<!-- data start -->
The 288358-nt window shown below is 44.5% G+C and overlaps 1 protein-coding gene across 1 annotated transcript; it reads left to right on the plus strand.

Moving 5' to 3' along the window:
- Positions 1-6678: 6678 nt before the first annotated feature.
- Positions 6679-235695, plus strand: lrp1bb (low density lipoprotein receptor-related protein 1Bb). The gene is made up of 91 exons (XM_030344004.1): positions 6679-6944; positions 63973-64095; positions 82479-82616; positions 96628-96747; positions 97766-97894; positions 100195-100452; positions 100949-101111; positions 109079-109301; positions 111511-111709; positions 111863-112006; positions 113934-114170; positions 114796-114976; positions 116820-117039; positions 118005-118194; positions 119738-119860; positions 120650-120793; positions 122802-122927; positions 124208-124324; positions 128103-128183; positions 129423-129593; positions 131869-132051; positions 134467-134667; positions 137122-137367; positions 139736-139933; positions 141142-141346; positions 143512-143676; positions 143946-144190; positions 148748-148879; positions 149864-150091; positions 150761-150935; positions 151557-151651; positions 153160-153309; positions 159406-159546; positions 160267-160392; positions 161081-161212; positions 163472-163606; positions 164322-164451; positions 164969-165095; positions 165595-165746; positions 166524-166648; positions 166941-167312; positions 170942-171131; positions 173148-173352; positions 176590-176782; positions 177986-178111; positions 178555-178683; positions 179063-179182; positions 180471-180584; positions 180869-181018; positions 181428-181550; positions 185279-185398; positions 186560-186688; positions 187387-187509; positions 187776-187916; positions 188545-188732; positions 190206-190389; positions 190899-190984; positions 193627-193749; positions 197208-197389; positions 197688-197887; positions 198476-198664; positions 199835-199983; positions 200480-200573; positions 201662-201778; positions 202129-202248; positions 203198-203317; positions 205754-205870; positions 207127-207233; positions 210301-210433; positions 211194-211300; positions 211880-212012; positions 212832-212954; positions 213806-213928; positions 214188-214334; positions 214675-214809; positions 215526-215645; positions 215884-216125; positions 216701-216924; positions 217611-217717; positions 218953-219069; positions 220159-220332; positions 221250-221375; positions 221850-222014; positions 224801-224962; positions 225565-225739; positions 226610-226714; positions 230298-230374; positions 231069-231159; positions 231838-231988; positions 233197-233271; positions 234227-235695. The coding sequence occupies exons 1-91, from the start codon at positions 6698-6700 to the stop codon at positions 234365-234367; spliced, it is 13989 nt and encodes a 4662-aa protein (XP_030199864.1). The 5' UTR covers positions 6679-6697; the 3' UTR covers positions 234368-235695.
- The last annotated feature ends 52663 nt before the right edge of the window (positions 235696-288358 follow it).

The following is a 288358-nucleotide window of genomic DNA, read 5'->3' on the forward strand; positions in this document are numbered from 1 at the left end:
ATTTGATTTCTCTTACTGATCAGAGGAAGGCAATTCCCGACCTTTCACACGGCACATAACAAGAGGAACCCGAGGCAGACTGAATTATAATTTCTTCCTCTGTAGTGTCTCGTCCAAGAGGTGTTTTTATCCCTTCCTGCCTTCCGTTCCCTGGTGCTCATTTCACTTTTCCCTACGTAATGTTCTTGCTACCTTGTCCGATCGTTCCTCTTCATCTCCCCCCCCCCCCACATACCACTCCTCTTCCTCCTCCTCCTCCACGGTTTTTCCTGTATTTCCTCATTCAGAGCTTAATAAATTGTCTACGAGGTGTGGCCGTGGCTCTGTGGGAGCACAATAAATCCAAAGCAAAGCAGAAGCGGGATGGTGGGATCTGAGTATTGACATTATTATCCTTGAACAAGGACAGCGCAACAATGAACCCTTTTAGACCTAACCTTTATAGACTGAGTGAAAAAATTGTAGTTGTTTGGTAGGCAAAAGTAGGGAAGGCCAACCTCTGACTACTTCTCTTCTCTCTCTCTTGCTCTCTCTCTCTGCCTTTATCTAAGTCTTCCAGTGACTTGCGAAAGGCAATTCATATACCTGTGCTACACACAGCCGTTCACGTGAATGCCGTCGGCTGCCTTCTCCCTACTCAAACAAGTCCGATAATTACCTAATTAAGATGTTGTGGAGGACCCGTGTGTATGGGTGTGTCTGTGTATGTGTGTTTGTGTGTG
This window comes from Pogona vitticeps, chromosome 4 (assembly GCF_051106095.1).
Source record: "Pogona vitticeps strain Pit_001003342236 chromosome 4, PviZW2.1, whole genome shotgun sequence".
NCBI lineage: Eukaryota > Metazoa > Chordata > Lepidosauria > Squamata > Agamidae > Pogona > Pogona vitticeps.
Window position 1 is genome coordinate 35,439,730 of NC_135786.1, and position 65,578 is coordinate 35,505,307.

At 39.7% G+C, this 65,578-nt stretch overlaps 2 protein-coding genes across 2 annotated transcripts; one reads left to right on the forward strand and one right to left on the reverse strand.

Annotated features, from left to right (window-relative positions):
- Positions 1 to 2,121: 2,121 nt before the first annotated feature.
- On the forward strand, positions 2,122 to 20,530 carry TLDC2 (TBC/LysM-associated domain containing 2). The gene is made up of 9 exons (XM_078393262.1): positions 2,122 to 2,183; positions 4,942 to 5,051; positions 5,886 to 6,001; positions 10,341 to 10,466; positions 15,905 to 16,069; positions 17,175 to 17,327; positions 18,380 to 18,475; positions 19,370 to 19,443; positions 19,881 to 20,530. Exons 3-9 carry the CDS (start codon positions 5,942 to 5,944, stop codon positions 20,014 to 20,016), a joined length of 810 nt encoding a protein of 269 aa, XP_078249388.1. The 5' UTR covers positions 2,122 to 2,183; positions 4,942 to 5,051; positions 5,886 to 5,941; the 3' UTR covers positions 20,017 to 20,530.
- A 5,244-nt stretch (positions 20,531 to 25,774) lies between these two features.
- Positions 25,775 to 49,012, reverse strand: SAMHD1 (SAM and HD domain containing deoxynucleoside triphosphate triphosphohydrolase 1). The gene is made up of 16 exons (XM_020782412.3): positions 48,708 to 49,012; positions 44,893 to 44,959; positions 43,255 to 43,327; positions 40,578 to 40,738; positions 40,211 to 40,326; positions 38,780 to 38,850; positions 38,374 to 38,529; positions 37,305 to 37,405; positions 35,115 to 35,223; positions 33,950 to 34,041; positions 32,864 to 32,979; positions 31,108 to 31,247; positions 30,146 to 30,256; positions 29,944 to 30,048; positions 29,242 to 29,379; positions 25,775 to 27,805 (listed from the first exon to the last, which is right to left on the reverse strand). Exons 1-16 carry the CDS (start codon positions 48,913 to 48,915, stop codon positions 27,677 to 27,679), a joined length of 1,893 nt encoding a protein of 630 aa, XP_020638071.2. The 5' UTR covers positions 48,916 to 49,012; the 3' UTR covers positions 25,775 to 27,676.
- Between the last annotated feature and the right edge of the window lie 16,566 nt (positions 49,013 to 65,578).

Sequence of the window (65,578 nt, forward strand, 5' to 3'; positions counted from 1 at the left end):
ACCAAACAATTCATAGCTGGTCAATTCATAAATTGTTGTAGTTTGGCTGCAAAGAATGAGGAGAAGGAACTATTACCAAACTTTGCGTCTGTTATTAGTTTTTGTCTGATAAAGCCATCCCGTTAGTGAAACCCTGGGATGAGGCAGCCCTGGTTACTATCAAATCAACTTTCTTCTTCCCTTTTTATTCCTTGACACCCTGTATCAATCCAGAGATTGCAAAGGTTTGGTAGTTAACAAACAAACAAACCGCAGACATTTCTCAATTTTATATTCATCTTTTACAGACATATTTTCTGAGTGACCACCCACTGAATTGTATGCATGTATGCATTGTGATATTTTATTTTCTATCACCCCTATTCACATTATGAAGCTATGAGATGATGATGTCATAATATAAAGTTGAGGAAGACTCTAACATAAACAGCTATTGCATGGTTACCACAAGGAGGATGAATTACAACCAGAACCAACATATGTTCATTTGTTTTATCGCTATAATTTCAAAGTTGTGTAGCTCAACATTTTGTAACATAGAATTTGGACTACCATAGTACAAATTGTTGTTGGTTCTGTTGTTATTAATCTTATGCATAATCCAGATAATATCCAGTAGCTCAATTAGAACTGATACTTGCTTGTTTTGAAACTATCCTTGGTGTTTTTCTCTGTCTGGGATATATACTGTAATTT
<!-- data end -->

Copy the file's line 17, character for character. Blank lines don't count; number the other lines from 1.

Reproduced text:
- Positions 25,775 to 49,012, reverse strand: SAMHD1 (SAM and HD domain containing deoxynucleoside triphosphate triphosphohydrolase 1). The gene is made up of 16 exons (XM_020782412.3): positions 48,708 to 49,012; positions 44,893 to 44,959; positions 43,255 to 43,327; positions 40,578 to 40,738; positions 40,211 to 40,326; positions 38,780 to 38,850; positions 38,374 to 38,529; positions 37,305 to 37,405; positions 35,115 to 35,223; positions 33,950 to 34,041; positions 32,864 to 32,979; positions 31,108 to 31,247; positions 30,146 to 30,256; positions 29,944 to 30,048; positions 29,242 to 29,379; positions 25,775 to 27,805 (listed from the first exon to the last, which is right to left on the reverse strand). Exons 1-16 carry the CDS (start codon positions 48,913 to 48,915, stop codon positions 27,677 to 27,679), a joined length of 1,893 nt encoding a protein of 630 aa, XP_020638071.2. The 5' UTR covers positions 48,916 to 49,012; the 3' UTR covers positions 25,775 to 27,676.